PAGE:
Four years ago the scenic 67-acre parcel that would become the Blue Lake Disc Golf Course was just an unused piece of land. The course was just a twinkle in the eye for some local disc golfers, who had in mind a world-class course – and soon the idea was picked up by Metro staff looking for a good use for the land, just east of the popular Blue Lake Regional Park.
When I heard about the plans for the course it prompted me to try disc golf for the first time. While I had played other forms of Frisbee for many years, I hadn't yet tried the Frisbee version of golf. I was instantly hooked.
As the course moved from the drawing board to reality, I spent an awful lot of my free time developing my skills at local courses. I was excited to attend the grand opening of the course, and more excited to play in the first tournament held there, a local competition catering to amateur players.
Fast forward to this past weekend, when Portland hosted the disc golf world championships. The Blue Lake course was the centerpiece of a series of rounds that took place on five area courses over five days. No, I didn't play in it; this tournament is for the top players in the world, professional disc golfers, some of whom actually make their living exclusively through the sport in various ways. I did volunteer to help out, though, serving as a spotter on the Blue Lake course on the final day. A spotter watches for discs that fly out of bounds and helps throwers locate their errant disc. I really enjoyed watching the best players in the world play past my station during the round – and many of them made a point to thank me for volunteering.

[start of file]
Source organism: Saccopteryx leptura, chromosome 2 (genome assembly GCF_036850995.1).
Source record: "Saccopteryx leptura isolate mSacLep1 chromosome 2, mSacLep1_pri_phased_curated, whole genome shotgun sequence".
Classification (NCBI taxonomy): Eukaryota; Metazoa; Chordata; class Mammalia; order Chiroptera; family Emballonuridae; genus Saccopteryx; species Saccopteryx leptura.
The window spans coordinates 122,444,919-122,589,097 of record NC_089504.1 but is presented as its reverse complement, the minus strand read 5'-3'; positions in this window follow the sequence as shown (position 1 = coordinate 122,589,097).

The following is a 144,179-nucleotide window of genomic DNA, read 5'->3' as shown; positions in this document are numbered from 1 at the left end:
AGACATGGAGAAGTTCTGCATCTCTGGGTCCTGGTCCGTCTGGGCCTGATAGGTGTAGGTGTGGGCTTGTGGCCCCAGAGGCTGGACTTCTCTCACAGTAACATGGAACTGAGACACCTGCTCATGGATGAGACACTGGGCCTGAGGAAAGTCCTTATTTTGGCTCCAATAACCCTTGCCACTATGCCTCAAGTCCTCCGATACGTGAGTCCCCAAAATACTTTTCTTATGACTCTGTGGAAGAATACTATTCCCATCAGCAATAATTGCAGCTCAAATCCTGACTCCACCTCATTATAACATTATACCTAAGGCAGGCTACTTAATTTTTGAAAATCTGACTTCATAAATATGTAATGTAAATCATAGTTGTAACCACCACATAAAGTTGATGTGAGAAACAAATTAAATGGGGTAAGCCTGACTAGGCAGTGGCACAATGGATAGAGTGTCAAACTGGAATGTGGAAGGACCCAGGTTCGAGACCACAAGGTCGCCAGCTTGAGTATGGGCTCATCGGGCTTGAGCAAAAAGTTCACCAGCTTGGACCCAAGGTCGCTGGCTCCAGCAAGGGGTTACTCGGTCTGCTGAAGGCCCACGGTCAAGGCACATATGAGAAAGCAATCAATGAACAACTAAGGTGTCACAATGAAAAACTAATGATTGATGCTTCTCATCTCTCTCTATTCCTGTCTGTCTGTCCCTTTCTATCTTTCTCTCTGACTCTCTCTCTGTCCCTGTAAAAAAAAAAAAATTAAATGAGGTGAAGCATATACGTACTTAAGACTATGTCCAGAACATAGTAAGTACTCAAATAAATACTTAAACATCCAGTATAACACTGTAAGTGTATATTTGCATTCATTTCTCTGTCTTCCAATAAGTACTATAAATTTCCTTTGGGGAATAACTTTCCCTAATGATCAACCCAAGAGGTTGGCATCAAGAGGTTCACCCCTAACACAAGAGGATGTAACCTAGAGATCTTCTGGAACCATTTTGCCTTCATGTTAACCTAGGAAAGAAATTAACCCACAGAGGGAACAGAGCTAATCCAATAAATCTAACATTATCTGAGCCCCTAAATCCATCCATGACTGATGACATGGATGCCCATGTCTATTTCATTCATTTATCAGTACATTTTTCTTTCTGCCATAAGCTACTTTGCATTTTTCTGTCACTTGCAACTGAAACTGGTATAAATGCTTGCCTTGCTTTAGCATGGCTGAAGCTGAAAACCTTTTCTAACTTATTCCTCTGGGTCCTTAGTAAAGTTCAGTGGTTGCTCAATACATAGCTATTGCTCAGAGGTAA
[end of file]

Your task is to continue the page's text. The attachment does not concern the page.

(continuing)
The course looked fantastic. All the work Metro’s parks staff have put into it, including a big work party in June, put the course at its very best. And the players noticed. The tournament drew top players from 12 countries, both rising stars and some of the longtime legends of the sport. Though the world championships have been happening for 33 years, I heard a lot of talk about this being the most exciting and well-attended one yet.
The tournament finals, held at Blue Lake of course, turned out to be a real nail-biter. The two top Open Men players ended up tied at the end of the final round, so a tie-breaking hole was needed to determine the winner – and they tied on that, so another hole was needed, and another. It took five tie-breaking holes to finally determine the new world champion. I'm not good at estimating crowds, but there were many hundreds of onlookers on the course during this excitement, and thousands watching it online.
Three years ago, when we opened the course, we thought we had something special. Now that it has had its moment on the world stage, we can see we were right!
Jim Quinn is a manager in Metro's Parks and Environmental Services department and a disc golf enthusiast.